A word of warning…this review is boring. It’s sort of like Tank Battle 1944, actually. See, this game starts out promising, and then the shtick wears off very quickly. Just like this review’s shtick has already worn off of before the end of the first paragraph.
First things first, this game insults you from click one. Open it up and you are greeted to the absolute smallest game window in the Steam store. I actually think that having a game open in this size is illegal in most European countries.
What the hell is that? That window is smaller than my seemingly obligatory Steam update window.
No, most games do not open in a tiny window. Like, so tiny that you can’t read the text. No, I am not a giant, using a comically small monitor. No, I’m a regular man. A regular sized man. Shorter than average, yes, but otherwise physically quite average. No, scratch that, I’m physically quite above average. Just smaller than most. Shorter. Shorter than most. In height. Shorter height-wise than most. But probably closer to the worldwide average. So shorter, domestically, height-wise, but mostly normal depending on who you talk to in China.
I’m sorry, my mind wanders when I’m like, really really bored.
Let’s start from the beginning. Wait, a little after the beginning. No, I already started the beginning. So, let’s start from the middle. We will then finish up at the end.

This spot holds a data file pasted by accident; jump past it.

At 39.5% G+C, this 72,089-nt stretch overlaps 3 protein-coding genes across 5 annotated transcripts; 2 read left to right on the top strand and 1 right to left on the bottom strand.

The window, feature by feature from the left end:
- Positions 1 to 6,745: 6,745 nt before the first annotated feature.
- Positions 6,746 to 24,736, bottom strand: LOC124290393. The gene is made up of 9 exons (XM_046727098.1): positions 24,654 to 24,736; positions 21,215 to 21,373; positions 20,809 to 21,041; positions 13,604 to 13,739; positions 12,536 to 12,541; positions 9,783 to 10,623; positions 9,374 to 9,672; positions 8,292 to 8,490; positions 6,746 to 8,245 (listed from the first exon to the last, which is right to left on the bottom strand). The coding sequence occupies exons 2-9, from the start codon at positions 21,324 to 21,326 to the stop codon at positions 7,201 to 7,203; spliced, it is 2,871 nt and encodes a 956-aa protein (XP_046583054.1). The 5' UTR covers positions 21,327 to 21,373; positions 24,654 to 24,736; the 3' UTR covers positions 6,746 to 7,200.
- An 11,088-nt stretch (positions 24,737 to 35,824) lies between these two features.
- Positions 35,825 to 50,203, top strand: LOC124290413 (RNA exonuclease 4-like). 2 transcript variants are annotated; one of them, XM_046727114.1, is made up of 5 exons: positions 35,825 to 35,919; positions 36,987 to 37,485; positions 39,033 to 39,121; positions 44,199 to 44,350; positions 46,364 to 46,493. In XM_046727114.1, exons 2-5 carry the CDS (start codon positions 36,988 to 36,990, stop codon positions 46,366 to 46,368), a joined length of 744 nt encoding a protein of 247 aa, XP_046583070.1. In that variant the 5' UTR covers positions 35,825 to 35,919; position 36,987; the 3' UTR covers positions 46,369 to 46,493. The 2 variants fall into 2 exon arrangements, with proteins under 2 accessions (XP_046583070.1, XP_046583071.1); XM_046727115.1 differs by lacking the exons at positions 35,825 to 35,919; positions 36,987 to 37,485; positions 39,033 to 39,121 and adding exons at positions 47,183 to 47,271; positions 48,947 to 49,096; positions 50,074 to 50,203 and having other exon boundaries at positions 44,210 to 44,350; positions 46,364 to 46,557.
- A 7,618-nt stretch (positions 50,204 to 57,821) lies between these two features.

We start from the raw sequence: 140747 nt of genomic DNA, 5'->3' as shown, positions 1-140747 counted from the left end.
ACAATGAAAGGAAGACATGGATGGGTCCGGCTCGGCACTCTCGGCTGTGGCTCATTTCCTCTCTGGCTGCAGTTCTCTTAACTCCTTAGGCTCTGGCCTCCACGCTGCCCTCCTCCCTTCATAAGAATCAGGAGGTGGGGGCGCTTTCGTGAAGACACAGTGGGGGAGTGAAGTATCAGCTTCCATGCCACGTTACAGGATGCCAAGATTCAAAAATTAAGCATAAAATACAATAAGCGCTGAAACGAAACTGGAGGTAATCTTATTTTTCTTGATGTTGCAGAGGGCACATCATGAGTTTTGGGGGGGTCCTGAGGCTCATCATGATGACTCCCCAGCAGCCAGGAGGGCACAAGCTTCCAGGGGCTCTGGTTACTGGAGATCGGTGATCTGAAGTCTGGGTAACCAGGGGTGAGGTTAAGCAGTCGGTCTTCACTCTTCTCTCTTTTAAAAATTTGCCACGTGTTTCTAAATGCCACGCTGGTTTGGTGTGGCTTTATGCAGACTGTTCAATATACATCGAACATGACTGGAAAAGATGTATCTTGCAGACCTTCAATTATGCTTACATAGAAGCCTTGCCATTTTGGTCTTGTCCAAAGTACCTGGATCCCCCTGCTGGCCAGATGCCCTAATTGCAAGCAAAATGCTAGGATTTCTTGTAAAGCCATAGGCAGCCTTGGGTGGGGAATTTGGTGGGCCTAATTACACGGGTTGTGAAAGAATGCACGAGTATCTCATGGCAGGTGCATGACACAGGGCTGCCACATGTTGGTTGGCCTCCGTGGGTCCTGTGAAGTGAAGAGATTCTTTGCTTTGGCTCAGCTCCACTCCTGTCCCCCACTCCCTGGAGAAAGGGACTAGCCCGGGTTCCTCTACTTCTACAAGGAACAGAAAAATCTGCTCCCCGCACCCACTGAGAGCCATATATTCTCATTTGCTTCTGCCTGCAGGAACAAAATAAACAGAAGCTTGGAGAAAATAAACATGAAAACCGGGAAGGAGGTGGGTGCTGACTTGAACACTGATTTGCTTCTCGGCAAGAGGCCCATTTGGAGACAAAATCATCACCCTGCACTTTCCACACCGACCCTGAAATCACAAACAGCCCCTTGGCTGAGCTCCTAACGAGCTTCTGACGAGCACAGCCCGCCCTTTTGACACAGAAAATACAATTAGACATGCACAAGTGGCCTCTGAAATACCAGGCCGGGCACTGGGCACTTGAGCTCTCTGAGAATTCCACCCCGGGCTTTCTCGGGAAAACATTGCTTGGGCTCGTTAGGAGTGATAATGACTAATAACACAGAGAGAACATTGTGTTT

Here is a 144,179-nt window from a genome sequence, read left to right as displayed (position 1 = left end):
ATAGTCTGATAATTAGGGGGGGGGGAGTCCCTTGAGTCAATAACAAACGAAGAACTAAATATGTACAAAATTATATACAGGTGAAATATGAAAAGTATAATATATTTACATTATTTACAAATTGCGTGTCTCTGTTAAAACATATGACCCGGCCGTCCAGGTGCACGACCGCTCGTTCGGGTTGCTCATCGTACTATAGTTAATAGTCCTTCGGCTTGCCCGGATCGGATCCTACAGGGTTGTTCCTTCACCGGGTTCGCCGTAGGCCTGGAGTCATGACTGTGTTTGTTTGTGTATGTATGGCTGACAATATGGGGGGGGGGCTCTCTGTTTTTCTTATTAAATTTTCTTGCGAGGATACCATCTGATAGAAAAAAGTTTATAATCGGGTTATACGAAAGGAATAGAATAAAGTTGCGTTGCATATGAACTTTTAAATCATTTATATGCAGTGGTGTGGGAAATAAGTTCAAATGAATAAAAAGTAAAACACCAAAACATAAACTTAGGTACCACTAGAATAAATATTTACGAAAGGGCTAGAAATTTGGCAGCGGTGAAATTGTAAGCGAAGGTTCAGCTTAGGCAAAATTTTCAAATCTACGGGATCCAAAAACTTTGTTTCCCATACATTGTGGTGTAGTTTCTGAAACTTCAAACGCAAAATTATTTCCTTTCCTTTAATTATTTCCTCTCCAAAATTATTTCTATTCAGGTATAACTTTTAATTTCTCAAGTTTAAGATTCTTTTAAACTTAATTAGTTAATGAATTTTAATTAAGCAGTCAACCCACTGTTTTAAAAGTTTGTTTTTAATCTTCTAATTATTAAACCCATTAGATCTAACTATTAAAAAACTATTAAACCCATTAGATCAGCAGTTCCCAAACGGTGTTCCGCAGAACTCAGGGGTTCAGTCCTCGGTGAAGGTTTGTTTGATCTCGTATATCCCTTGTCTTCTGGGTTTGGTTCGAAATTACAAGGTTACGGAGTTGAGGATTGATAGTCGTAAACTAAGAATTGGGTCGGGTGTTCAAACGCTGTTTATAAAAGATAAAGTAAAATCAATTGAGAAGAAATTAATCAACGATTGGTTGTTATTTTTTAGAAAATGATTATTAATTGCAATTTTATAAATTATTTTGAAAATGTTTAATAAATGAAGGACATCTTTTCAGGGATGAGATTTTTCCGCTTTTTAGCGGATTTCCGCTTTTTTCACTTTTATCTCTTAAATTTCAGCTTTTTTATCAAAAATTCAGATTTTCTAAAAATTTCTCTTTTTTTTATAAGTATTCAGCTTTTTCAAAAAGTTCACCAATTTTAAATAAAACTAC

From the get go, Tank Battle 1944 is promising, if for no reason other than it uses the term “recce” to mean reconnaissance. For those who don’t wear non-novelty dog tags, the term reconnaissance itself is somewhat exotic. I digress.
After that, it goes downhill a bit. But not super downhill, because a real downhill run would be at least a little exciting. No, not this one. You will see this situation repeatedly:
That’s me, as a single German Tiger about to be overwhelmed by a section of American Shermans. No big deal.
See, Tank Battle 1944 is a casual game. An extremely casual game. On its face, it appears to be a complicated mini-sized Memoir ’44, but it is much more like a simplified Command and Conquer.
Sharing several elements of tactical hex games and some of your more basic RTS types, Tank Battle 1944 really comes into its own when you realize that, when all things are equal, it is tactics that will win the day.
Ah, yes, all of the classic tactical tropes are here: cover, high ground, hiding in the trees like a gang of filthy revolutionaries. Duck, dive, and dodge.
Of course, that is not the best thing about this game. The best thing about this game is that it is quite possibly the most casual tank-warfare game of all time. My first hint was that there is a difficulty setting called CASUAL. I don’t know if I’ve ever seen that before. Most games just call that “easy.” Some games even go so far as to mock you right up front for choosing the easiest setting, like our man BJ:
I digress. How casual…ok…that’s a tough one. It’s so casual that I actually fell asleep while playing it last night. Not because I was up so late, but because we are talking about the ground combat equivalent of Thanksgiving dinner.